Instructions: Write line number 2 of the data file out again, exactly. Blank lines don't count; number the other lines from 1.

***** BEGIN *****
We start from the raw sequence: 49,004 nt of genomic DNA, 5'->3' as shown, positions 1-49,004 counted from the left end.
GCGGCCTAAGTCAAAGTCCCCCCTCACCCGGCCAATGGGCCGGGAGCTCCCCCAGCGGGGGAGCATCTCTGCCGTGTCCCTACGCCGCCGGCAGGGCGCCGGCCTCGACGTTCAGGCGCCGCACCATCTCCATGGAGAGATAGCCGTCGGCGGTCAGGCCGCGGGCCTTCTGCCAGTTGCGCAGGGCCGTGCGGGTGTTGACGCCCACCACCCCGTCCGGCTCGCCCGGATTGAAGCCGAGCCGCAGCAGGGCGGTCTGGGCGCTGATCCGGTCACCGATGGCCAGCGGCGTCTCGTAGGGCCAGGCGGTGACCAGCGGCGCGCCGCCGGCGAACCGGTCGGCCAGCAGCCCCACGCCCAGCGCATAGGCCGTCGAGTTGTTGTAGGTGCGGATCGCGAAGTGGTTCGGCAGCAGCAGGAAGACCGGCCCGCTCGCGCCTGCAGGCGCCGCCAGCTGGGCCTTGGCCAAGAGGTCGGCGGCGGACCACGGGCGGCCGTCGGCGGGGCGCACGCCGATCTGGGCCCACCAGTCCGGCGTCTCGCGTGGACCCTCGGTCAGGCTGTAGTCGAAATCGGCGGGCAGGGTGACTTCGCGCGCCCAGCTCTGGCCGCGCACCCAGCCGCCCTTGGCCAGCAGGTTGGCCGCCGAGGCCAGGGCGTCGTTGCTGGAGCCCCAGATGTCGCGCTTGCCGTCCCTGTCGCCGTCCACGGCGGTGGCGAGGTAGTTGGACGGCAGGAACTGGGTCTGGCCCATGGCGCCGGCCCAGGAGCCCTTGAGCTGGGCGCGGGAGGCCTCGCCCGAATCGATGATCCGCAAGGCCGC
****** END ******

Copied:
GCGGCCTAAGTCAAAGTCCCCCCTCACCCGGCCAATGGGCCGGGAGCTCCCCCAGCGGGGGAGCATCTCTGCCGTGTCCCTACGCCGCCGGCAGGGCGCCGGCCTCGACGTTCAGGCGCCGCACCATCTCCATGGAGAGATAGCCGTCGGCGGTCAGGCCGCGGGCCTTCTGCCAGTTGCGCAGGGCCGTGCGGGTGTTGACGCCCACCACCCCGTCCGGCTCGCCCGGATTGAAGCCGAGCCGCAGCAGGGCGGTCTGGGCGCTGATCCGGTCACCGATGGCCAGCGGCGTCTCGTAGGGCCAGGCGGTGACCAGCGGCGCGCCGCCGGCGAACCGGTCGGCCAGCAGCCCCACGCCCAGCGCATAGGCCGTCGAGTTGTTGTAGGTGCGGATCGCGAAGTGGTTCGGCAGCAGCAGGAAGACCGGCCCGCTCGCGCCTGCAGGCGCCGCCAGCTGGGCCTTGGCCAAGAGGTCGGCGGCGGACCACGGGCGGCCGTCGGCGGGGCGCACGCCGATCTGGGCCCACCAGTCCGGCGTCTCGCGTGGACCCTCGGTCAGGCTGTAGTCGAAATCGGCGGGCAGGGTGACTTCGCGCGCCCAGCTCTGGCCGCGCACCCAGCCGCCCTTGGCCAGCAGGTTGGCCGCCGAGGCCAGGGCGTCGTTGCTGGAGCCCCAGATGTCGCGCTTGCCGTCCCTGTCGCCGTCCACGGCGGTGGCGAGGTAGTTGGACGGCAGGAACTGGGTCTGGCCCATGGCGCCGGCCCAGGAGCCCTTGAGCTGGGCGCGGGAGGCCTCGCCCGAATCGATGATCCGCAAGGCCGC